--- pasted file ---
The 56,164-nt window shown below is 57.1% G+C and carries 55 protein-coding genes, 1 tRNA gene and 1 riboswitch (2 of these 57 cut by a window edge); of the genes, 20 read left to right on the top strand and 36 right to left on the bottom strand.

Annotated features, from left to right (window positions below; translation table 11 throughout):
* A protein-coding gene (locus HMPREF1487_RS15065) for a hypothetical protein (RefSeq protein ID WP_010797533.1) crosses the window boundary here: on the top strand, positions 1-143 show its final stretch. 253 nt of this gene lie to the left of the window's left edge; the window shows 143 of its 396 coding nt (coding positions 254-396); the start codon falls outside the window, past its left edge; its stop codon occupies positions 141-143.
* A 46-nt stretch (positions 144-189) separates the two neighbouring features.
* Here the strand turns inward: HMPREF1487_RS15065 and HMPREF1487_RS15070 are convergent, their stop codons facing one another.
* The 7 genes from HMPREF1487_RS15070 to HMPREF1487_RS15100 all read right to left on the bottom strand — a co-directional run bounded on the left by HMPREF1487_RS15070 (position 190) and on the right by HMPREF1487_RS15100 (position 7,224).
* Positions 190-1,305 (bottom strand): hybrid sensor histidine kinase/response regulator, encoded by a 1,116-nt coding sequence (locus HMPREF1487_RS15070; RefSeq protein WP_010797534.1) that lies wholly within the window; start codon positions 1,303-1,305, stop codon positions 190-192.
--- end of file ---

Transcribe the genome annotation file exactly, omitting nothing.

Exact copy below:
The 56,164-nt window shown below is 57.1% G+C and carries 55 protein-coding genes, 1 tRNA gene and 1 riboswitch (2 of these 57 cut by a window edge); of the genes, 20 read left to right on the top strand and 36 right to left on the bottom strand.

Annotated features, from left to right (window positions below; translation table 11 throughout):
* A protein-coding gene (locus HMPREF1487_RS15065) for a hypothetical protein (RefSeq protein ID WP_010797533.1) crosses the window boundary here: on the top strand, positions 1-143 show its final stretch. 253 nt of this gene lie to the left of the window's left edge; the window shows 143 of its 396 coding nt (coding positions 254-396); the start codon falls outside the window, past its left edge; its stop codon occupies positions 141-143.
* A 46-nt stretch (positions 144-189) separates the two neighbouring features.
* Here the strand turns inward: HMPREF1487_RS15065 and HMPREF1487_RS15070 are convergent, their stop codons facing one another.
* The 7 genes from HMPREF1487_RS15070 to HMPREF1487_RS15100 all read right to left on the bottom strand — a co-directional run bounded on the left by HMPREF1487_RS15070 (position 190) and on the right by HMPREF1487_RS15100 (position 7,224).
* Positions 190-1,305 (bottom strand): hybrid sensor histidine kinase/response regulator, encoded by a 1,116-nt coding sequence (locus HMPREF1487_RS15070; RefSeq protein WP_010797534.1) that lies wholly within the window; start codon positions 1,303-1,305, stop codon positions 190-192.